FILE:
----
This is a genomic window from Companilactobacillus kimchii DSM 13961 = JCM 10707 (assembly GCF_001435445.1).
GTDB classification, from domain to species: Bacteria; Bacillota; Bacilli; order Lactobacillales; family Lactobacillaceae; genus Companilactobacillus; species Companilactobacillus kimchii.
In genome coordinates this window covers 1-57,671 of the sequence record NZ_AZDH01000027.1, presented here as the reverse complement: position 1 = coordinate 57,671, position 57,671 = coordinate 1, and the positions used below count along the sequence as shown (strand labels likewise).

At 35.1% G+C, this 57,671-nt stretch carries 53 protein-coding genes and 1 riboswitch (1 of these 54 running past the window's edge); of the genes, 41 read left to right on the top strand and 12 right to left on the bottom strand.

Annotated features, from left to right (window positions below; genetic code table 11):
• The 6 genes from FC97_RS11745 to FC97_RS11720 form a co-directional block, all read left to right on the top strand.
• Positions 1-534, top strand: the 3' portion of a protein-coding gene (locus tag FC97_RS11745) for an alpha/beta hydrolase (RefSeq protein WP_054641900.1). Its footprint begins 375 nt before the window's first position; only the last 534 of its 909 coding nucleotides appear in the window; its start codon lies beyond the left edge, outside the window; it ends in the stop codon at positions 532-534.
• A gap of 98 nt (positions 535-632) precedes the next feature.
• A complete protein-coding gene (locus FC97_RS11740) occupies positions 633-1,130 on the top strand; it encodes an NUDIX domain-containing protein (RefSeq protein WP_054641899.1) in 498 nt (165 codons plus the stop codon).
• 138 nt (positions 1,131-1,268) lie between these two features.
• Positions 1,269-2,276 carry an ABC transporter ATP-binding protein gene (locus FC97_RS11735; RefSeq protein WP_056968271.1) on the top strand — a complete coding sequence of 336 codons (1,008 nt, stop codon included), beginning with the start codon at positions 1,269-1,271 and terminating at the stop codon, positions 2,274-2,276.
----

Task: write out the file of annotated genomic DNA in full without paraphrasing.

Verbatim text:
This is a genomic window from Companilactobacillus kimchii DSM 13961 = JCM 10707 (assembly GCF_001435445.1).
GTDB classification, from domain to species: Bacteria; Bacillota; Bacilli; order Lactobacillales; family Lactobacillaceae; genus Companilactobacillus; species Companilactobacillus kimchii.
In genome coordinates this window covers 1-57,671 of the sequence record NZ_AZDH01000027.1, presented here as the reverse complement: position 1 = coordinate 57,671, position 57,671 = coordinate 1, and the positions used below count along the sequence as shown (strand labels likewise).

At 35.1% G+C, this 57,671-nt stretch carries 53 protein-coding genes and 1 riboswitch (1 of these 54 running past the window's edge); of the genes, 41 read left to right on the top strand and 12 right to left on the bottom strand.

Annotated features, from left to right (window positions below; genetic code table 11):
• The 6 genes from FC97_RS11745 to FC97_RS11720 form a co-directional block, all read left to right on the top strand.
• Positions 1-534, top strand: the 3' portion of a protein-coding gene (locus tag FC97_RS11745) for an alpha/beta hydrolase (RefSeq protein WP_054641900.1). Its footprint begins 375 nt before the window's first position; only the last 534 of its 909 coding nucleotides appear in the window; its start codon lies beyond the left edge, outside the window; it ends in the stop codon at positions 532-534.
• A gap of 98 nt (positions 535-632) precedes the next feature.
• A complete protein-coding gene (locus FC97_RS11740) occupies positions 633-1,130 on the top strand; it encodes an NUDIX domain-containing protein (RefSeq protein WP_054641899.1) in 498 nt (165 codons plus the stop codon).
• 138 nt (positions 1,131-1,268) lie between these two features.
• Positions 1,269-2,276 carry an ABC transporter ATP-binding protein gene (locus FC97_RS11735; RefSeq protein WP_056968271.1) on the top strand — a complete coding sequence of 336 codons (1,008 nt, stop codon included), beginning with the start codon at positions 1,269-1,271 and terminating at the stop codon, positions 2,274-2,276.